One of the study’s authors, Alessio Fasano, a physician at MassGeneral Hospital for Children, said that because children tend to exhibit few if any symptoms, they were largely ignored in the early part of the outbreak and not tested. But they may have been acting as silent spreaders all along.
“Some people thought that children might be protected,” Fasano said. “This is incorrect. They may be as susceptible as adults — but just not visible.”
The study in the Journal of Pediatrics comes on the heels of two others that offer insights about children and coronavirus transmission. On July 30, researchers reported in JAMA Pediatrics that children younger than 5 with mild or moderate illness have much higher levels of virus in the nose, compared with older children and adults. Shortly before that, investigators in South Korea published a household study that some believed implied older children could spread the virus as readily as adults, while younger children less so. But researchers later clarified that it was unclear whether the transmission came from the older children or from contacts that they shared with other family members.
All three studies were small and contradicted one another in some details, so researchers said they could not draw any definitive conclusions based on any one of them alone. But taken together, they paint a worrisome new picture of children’s role in the pandemic.
The newest study reported that the viral loads of the children were significantly higher than those of severely ill adults in the hospital. However, the children and adults were not in the same stage of illness — the children’s levels were measured on days zero to two of infection, compared to days seven or longer for the adults.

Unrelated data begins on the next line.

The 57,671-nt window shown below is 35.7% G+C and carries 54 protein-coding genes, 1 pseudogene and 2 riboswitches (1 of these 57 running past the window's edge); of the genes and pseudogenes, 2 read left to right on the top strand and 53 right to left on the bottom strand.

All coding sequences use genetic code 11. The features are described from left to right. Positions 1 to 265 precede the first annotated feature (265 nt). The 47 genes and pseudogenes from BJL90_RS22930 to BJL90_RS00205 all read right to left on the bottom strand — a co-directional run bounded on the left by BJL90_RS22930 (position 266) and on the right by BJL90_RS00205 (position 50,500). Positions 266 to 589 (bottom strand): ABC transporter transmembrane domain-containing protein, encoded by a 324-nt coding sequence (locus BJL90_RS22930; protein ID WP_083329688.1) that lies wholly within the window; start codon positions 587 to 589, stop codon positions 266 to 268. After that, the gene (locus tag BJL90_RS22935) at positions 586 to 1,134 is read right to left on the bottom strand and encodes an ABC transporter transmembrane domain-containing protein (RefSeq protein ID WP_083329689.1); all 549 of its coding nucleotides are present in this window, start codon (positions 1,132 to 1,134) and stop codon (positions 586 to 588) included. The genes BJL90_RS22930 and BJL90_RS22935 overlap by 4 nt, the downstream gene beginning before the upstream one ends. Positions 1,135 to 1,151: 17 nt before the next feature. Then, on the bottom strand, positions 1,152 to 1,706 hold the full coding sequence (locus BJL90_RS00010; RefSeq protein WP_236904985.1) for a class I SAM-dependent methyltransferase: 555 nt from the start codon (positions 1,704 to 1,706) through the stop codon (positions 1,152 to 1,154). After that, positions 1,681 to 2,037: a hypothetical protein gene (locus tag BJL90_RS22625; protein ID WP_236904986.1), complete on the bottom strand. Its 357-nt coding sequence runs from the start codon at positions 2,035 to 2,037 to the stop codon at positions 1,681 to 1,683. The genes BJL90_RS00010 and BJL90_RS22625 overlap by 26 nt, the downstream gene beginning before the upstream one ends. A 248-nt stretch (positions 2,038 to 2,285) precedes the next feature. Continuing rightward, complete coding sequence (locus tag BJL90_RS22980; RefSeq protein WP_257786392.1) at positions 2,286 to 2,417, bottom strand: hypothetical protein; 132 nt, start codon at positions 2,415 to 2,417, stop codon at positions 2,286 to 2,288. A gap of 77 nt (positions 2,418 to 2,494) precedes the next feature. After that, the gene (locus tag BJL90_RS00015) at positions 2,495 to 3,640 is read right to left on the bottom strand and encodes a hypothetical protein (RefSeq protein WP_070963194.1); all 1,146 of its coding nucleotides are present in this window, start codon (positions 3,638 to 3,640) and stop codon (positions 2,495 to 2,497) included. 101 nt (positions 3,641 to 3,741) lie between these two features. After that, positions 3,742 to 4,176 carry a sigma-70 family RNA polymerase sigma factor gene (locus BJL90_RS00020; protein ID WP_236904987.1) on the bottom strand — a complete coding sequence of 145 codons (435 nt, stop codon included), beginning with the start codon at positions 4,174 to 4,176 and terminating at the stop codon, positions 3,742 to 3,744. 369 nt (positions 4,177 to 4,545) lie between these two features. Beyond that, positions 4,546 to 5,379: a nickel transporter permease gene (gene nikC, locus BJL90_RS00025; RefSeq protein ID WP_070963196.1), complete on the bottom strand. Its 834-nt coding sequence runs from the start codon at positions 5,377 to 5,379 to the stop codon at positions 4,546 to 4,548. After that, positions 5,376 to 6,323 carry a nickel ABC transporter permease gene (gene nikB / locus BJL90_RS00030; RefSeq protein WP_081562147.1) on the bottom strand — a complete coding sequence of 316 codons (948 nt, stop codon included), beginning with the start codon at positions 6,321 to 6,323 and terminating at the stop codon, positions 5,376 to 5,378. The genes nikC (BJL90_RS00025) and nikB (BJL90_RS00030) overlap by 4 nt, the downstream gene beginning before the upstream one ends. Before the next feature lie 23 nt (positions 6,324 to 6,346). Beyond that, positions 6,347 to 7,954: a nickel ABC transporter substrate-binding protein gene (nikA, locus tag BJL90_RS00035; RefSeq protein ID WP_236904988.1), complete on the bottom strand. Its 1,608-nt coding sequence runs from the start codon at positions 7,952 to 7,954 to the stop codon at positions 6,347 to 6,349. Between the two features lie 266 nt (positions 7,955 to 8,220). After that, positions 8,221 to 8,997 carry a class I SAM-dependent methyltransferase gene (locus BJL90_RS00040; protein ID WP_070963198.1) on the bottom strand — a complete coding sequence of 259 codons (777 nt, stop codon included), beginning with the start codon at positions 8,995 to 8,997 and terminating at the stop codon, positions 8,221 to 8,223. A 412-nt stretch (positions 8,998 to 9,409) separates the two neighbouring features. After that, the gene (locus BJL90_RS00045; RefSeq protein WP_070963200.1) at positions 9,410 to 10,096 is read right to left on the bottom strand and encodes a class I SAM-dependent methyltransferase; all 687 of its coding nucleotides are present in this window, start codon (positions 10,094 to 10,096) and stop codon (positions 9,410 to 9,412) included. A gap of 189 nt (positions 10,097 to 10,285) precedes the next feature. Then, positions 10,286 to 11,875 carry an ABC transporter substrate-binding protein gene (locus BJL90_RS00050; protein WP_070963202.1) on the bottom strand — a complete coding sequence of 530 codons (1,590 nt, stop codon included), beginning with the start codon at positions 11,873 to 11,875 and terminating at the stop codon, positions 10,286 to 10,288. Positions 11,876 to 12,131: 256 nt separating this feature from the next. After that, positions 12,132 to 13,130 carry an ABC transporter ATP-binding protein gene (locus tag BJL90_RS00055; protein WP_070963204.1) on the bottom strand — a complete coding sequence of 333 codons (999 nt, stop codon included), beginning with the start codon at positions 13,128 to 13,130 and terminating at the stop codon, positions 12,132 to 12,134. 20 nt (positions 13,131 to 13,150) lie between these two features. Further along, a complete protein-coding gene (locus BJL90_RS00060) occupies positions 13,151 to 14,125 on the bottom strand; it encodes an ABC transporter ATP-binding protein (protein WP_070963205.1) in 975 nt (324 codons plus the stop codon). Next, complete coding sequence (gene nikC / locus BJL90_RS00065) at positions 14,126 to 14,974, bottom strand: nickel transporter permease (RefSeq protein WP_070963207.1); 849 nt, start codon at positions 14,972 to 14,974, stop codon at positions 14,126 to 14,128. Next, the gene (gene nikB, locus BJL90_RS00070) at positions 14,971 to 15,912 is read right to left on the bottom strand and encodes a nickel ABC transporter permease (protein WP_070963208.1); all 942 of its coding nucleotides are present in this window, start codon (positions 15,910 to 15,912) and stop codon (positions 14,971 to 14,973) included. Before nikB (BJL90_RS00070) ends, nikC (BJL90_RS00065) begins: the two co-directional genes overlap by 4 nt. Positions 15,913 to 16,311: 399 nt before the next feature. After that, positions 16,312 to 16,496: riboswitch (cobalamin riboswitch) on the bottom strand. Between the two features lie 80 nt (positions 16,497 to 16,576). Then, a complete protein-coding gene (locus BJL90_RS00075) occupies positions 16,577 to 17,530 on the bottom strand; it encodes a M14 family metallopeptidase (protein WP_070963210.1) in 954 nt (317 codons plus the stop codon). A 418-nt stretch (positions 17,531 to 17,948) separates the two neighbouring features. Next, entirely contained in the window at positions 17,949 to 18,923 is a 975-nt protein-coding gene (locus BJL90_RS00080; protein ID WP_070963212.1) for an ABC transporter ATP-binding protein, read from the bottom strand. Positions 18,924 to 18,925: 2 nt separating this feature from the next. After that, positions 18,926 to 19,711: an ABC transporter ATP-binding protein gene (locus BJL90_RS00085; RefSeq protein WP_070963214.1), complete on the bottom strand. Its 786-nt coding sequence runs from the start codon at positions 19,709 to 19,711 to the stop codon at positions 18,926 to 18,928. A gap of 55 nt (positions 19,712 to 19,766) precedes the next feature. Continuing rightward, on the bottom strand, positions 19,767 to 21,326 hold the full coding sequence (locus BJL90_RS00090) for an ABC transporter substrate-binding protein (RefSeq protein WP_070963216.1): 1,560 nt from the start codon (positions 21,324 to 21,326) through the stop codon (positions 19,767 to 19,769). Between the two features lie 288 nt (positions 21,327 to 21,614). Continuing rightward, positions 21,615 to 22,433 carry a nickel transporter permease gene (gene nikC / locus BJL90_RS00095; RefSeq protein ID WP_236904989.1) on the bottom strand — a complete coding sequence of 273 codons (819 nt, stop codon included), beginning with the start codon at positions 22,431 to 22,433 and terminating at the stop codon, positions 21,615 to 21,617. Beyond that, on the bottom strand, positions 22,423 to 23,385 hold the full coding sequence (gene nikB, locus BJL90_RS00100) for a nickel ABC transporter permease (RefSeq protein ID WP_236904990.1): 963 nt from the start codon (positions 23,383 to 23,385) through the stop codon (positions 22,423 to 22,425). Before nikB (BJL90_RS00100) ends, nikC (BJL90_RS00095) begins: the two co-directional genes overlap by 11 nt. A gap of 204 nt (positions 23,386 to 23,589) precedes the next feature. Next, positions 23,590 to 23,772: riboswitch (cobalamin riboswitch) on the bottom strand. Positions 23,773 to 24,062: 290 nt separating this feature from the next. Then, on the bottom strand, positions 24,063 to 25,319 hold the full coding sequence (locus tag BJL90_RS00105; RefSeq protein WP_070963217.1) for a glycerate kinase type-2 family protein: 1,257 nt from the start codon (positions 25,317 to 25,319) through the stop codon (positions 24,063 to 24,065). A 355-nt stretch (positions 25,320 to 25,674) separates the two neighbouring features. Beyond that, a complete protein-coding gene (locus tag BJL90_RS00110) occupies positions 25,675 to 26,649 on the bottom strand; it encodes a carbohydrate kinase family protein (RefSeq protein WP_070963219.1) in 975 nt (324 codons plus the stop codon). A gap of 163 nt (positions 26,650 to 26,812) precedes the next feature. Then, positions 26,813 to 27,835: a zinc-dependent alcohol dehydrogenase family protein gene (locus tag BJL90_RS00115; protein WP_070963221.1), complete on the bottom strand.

Lael Yonker, the study’s lead author and a pediatric specialist at Massachusetts General Hospital, said larger side-by-side analysis is needed to compare viral loads over time in adults versus kids.
“But the point is, when you consider the ICU ... there are many many precautions in place to protect health care workers from contracting the virus," Yonker said. "Kids, mildly symptomatic and early in the infection, are walking around in the community, and we need to minimize the potential of these children to spread virus.”
Since the virus first appeared on Dec. 31, its impact on children has been among the most baffling. Time has confirmed that most children appear to have mild disease or no symptoms, but why that is remains a mystery.
The new study provides one of the most detailed looks at the immune reaction in children exposed to the coronavirus. Of the 192 pediatric patients seen at Boston’s Massachusetts General Hospital and Mass General Hospital for Children, 49 were diagnosed with acute infection and an additional 18 with MIS-C, the multi-inflammatory syndrome linked to the virus. The mean age of the children in the study was 10 years. The percentage of children who tested positive for the virus was about 25 percent, Fasano said, as compared with about 20 percent for adults.
Among the other preliminary findings: Age did not affect viral load (or amount of virus present); and that viral load appeared especially high about two days into the infection.